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FEATURES

Veteran’s Hardships- Life After Service

By Derek Langhorn

When veterans return home from war, they must often reintegrate into civilian life, and some may face struggles. On April 17 at Whatcom Community College, a seminar geared towards veterans highlighted one problem that many veterans may face: homelessness.

Called Housing Options for Veterans, three community members involved in outreach centers and affordable housing organizations were in attendance. The representatives of the community programs spoke to the veterans who attended about various housing and benefit programs available to them.

The Whatcom County Veterans Program, which is a part of the Health Department, provides veteran-specific aid. The program was represented by Liz Witowski, an Iraq/Afghanistan veteran and veterans specialist with the program.

The Veterans Program can help veterans receive benefits from the U.S. Department of Veteran Affairs (VA), provide programs to help with employment assistance and transitioning back into civilian life, Witowski said.

Also in attendance was Catherine Chambers, who works for the Volunteers in Service of America (VISTA) Veterans Campus and Community Support at Whatcom.

VISTA is an Americorps program which is designated to fight poverty. The Veterans Campus and Community Support position is geared towards helping veterans.

Chambers has worked with many veterans in the past. Her job is to help create programs and projects to help veterans reintegrate into society, she said, since many veterans come home and do not have the outlets or programs that help them to readjust to civilian life after facing war.

Jarid Corbitt, the Veteran’s Coordinator at Whatcom, said that there are “a myriad of factors: multiple deployments, loss of life, the horror of killing,” which can lead to struggles for veterans returning home. “Trying to bridge the culture between war and society” can also lead to problems with reintegration, he said.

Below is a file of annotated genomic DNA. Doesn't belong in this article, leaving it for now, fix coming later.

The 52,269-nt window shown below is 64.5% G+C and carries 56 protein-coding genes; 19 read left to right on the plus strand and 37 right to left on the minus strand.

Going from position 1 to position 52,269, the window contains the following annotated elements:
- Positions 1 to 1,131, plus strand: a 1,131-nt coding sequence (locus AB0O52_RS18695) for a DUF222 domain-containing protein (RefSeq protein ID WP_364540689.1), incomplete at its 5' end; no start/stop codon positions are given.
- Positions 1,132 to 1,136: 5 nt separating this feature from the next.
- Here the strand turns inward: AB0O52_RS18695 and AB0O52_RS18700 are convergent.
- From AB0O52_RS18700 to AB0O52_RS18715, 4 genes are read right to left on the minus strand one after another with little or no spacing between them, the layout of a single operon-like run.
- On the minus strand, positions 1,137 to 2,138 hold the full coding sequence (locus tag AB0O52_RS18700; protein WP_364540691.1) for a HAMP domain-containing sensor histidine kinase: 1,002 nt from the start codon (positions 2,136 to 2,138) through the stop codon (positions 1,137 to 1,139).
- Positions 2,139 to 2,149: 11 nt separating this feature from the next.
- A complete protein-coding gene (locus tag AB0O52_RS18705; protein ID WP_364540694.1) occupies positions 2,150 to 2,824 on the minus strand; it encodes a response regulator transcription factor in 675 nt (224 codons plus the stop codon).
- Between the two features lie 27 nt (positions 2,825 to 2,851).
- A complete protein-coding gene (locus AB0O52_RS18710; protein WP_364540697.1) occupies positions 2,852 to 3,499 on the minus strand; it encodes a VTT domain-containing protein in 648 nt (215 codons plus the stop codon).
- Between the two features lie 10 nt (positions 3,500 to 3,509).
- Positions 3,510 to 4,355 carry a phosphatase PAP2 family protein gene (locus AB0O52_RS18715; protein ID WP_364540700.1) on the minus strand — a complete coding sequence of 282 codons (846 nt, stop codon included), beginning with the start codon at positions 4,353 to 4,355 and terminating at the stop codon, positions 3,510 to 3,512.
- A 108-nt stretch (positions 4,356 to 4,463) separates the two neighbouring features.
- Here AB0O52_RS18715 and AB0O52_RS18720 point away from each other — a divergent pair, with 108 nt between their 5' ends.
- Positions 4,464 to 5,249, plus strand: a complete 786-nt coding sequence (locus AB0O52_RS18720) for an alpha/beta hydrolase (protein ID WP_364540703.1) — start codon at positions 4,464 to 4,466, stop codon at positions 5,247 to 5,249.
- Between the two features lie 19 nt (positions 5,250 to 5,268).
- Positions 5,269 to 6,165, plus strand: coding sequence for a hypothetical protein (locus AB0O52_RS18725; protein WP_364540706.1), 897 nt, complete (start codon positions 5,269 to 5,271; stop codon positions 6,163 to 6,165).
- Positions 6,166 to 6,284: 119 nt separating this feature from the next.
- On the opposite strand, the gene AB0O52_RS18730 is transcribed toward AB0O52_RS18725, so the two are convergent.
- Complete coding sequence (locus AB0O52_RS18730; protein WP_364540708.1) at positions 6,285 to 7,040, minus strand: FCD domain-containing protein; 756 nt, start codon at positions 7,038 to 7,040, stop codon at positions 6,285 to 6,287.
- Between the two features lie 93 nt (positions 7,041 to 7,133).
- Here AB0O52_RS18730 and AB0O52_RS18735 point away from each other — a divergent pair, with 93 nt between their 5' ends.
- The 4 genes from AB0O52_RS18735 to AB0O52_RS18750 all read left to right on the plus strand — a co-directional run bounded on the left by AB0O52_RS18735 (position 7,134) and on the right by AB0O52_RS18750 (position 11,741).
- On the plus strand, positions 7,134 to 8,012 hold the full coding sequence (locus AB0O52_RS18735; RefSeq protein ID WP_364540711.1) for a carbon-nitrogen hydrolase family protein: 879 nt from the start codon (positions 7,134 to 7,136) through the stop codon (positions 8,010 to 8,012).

When returning from war, the VA offers “transition classes to help develop a resume and a cover letter,” but, “vets just want to go home,” and many veterans decide not to take advantage of these services, Corbitt said.

He said some veterans do not seek help because they may think “I don’t want to disclose, or I don’t know what I am feeling.” He also said that “if you have not been diagnosed, you may not know [what is affecting you].”

Corbitt said that the biggest factor leading to homelessness in veterans is the unemployment rate.

“We are bringing [the veterans] back, giving them training,” Chambers said, “but where are the jobs?”

In 2012, the US Department of Housing and Urban Development released a study about homelessness. The department estimated that up to 62,619 veterans are homeless on any night. The department also estimates that nearly 13 percent of the homeless adult population are veterans, and that 20 percent of all homeless males are veterans.

Corbitt said that the civilian sector, whether it be educational institutions or the work-force, needs to better understand what service members have learned in training or in deployments, so they can apply these skills to credits for college or job applications. “Some [veterans] have leadership skills, but civilian jobs may not accept these experiences.”

Chambers said that the “biggest issue for homeless vets is to make sure they aren’t disconnected from the community.”
When veterans have trouble reintegrating into society, it can sometimes leads to homelessness and crime, Chambers said. In May 2007, the Bureau of Justice Statistics, a government agency belonging to the U.S. Department of Justice, released a report titled “Veterans in State and Federal Prison, 2004.” This report stated that there were an estimated 140,000 veterans in state and federal prisons at the time of the study.